, a CNN interview with Jesuit James Martin
, discussing the movie “The Da Vinci Code.”
Martin: As a moviegoer I found it really tedious and really long, and as a priest, I found it really anti-Catholic, so not a good combination in my book.
CNN: All right, but did you feel that it was blasphemous, or did you feel that it was just a murder mystery based on a fiction novel?
Martin: Well, it’s based on a novel, obviously, but it crams all the anti-Catholic stereotypes it can into the movie. You have the evil Opus Dei monk, you have the conniving bishop, you have people murdering, the Vatican covering things up, perpetrating this lie. The only way it could have been any more anti-Catholic is if they had slapped a subtitle saying “the Catholic Church is evil” through the whole movie —
CNN: Oh, Father! Don’t you think that because it’s so over the top, it will dispel all the worries that this is going to change people’s vision of Christianity?
Martin: The problem is that Dan Brown and his admirers have been presenting him and his book as if it is fact. He says that it’s based on historical research, and a lot of people I talk to, like the woman you just quoted [in the intro to the segment], say it’s objective. They’re trying to have it both ways. They’re saying it’s based on research but that it’s all just fiction. So I think it will end up confusing some people, unfortunately.
CNN: Well, director Ron Howard basically says, look, if you don’t like the story, don’t go see it, and author Dan Brown is starting to come out and speak about it. Take a look at what he had to say [plays video clip of Brown saying]: “A very wise British priest noted recently in the press, ‘Christian theology has survived the writings of Galileo and the writings of Darwin, surely it will survive the writings of some novelist from New Hampshire.’” There you go. It kinda makes sense. What’s your response?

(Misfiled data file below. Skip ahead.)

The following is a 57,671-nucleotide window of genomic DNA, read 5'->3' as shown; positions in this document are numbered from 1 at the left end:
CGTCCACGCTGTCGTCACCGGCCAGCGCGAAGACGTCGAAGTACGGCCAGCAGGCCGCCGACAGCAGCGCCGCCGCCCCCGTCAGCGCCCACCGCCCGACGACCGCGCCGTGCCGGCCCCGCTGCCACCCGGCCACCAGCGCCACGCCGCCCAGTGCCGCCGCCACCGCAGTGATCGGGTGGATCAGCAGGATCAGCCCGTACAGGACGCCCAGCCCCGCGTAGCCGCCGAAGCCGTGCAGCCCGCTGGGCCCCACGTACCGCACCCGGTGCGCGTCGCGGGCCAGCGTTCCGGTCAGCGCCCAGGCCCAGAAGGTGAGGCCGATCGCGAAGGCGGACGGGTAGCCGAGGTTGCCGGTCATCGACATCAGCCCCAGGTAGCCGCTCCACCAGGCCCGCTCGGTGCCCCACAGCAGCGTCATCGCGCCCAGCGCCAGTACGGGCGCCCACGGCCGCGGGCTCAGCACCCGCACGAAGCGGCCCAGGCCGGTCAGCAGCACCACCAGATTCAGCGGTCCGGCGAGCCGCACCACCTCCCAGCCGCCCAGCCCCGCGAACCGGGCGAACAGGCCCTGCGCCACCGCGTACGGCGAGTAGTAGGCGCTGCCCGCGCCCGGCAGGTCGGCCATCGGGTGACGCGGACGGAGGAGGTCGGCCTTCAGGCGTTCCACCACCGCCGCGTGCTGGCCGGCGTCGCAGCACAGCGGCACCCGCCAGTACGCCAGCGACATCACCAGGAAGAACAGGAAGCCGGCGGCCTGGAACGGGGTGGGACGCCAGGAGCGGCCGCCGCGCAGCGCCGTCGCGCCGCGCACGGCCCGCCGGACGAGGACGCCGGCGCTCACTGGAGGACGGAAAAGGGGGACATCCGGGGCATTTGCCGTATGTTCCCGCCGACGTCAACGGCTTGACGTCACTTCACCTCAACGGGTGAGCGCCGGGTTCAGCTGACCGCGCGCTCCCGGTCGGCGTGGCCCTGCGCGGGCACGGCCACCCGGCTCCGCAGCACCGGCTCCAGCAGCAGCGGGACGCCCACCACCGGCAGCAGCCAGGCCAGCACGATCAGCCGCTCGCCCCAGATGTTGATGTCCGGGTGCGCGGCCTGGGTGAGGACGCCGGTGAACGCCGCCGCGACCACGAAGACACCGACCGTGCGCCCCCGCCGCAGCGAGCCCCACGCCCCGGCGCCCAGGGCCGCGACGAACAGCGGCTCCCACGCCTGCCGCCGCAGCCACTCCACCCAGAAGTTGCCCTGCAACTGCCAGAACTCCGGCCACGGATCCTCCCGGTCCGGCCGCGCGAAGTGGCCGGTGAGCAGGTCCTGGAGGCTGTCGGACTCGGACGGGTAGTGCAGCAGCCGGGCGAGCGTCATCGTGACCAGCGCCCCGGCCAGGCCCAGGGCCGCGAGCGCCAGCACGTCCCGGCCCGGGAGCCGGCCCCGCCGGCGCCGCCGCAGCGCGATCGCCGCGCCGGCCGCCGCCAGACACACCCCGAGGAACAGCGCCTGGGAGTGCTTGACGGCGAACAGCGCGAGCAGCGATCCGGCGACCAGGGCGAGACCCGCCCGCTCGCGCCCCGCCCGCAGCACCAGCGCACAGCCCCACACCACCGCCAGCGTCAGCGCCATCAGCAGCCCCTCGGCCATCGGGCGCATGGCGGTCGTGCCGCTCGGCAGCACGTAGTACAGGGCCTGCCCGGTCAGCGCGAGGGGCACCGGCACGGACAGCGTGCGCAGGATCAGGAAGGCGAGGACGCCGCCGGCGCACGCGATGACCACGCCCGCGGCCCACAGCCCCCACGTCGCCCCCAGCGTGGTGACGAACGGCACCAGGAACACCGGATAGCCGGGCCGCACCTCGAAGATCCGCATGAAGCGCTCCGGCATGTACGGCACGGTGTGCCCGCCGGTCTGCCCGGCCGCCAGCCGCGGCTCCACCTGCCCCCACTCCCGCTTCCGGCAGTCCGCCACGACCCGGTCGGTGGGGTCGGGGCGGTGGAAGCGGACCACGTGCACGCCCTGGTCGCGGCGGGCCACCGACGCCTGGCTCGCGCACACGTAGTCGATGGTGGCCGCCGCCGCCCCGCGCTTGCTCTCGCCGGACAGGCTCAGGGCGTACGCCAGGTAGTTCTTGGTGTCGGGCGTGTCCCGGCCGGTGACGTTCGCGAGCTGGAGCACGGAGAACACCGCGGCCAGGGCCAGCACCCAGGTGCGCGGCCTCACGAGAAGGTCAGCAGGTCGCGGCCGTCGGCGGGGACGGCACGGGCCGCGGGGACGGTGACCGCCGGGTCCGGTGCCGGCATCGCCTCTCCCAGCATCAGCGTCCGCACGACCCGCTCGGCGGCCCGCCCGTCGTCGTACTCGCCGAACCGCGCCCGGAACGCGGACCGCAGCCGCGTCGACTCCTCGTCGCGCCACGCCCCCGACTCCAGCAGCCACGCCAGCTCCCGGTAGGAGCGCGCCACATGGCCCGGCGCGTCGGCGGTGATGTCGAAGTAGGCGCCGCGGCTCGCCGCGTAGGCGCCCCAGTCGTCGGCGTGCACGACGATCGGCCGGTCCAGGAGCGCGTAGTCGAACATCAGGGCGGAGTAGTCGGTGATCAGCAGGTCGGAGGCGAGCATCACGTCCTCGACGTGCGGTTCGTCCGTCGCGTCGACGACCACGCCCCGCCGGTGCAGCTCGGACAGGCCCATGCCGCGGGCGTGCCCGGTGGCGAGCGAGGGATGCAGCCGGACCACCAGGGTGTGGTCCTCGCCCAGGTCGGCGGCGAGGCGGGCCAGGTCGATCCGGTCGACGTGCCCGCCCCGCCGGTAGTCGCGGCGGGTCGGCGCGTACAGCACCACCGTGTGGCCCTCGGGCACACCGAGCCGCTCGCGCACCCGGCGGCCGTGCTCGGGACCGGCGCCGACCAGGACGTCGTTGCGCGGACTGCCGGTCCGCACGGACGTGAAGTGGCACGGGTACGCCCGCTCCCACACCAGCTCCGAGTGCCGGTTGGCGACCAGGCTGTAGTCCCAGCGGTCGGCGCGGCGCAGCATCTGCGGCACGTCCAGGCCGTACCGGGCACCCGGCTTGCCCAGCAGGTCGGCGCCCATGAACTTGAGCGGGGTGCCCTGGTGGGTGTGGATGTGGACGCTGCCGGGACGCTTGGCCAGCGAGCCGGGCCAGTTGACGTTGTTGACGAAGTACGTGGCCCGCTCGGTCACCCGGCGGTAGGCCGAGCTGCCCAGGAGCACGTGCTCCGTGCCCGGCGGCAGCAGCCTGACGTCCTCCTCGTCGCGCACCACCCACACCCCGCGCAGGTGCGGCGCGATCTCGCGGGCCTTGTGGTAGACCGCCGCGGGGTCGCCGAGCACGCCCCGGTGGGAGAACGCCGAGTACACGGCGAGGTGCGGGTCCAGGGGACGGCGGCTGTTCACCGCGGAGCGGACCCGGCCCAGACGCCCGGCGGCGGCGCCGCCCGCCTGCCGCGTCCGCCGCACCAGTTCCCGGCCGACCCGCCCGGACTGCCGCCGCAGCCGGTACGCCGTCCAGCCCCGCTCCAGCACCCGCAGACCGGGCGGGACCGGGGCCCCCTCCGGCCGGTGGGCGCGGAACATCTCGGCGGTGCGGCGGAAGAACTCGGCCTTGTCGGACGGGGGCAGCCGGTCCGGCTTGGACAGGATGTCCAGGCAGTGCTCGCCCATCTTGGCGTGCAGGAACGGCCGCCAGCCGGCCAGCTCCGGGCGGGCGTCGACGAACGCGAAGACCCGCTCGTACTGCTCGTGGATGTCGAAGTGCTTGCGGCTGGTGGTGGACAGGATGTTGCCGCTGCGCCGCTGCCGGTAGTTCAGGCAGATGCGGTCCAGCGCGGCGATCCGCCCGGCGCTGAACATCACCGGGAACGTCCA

Martin: That’s a pretty thin response to bigotry. It’s like saying, hey, I’m going to open up a restaurant that doesn’t serve blacks or Jews and if you don’t like it don’t come. . . . People should have the guts to stand up and say either I don’t believe in the Catholic Church or I do, but to hide behind this veil of fiction is really bologna.
CNN: But, Father, at the same time, you just said it was over the top, and honestly, I’ve seen the movie, and it didn’t change my view of Christianity. I thought it was just a movie. So don’t you think that by seeing this movie people are going to realize, yeah, it’s just a movie. It’s not reality.
Martin: It’s like the Oliver Stone movie JFK. It’s so artfully presented that a lot of people are going to leave the movie theater and say, that’s the way it was. . . . If you’re dealing with people who know a lot about church history, great, but a lot of people don’t, and in this vacuum comes what I call the theological equivalent of junk food.
CNN: The fortunate thing is that at least it’s getting people to research Christianity and its roots?
Martin: You would hope so, but if you look at the New York Times bestseller list, you see a lot of books like the Jesus Papers and Holy Blood, Holy Grail. They’re going from one bit of junk food to another. They’re not going to go out and buy a book of church history; they’re going to buy another Dan Brown novel.
CNN: Very quickly, you’ve had a little fun with this. Yesterday, you were leaving awfully quickly, you stumbled across a reporter, and what did you say?
Martin: I said that I had to rush home because, like all priests and monks, I have to go assassinate somebody.
CNN: Oh, goodness, Father! You can’t talk like that. I’m praying for you, okay?
Martin: Thank you, I’m praying for you, too.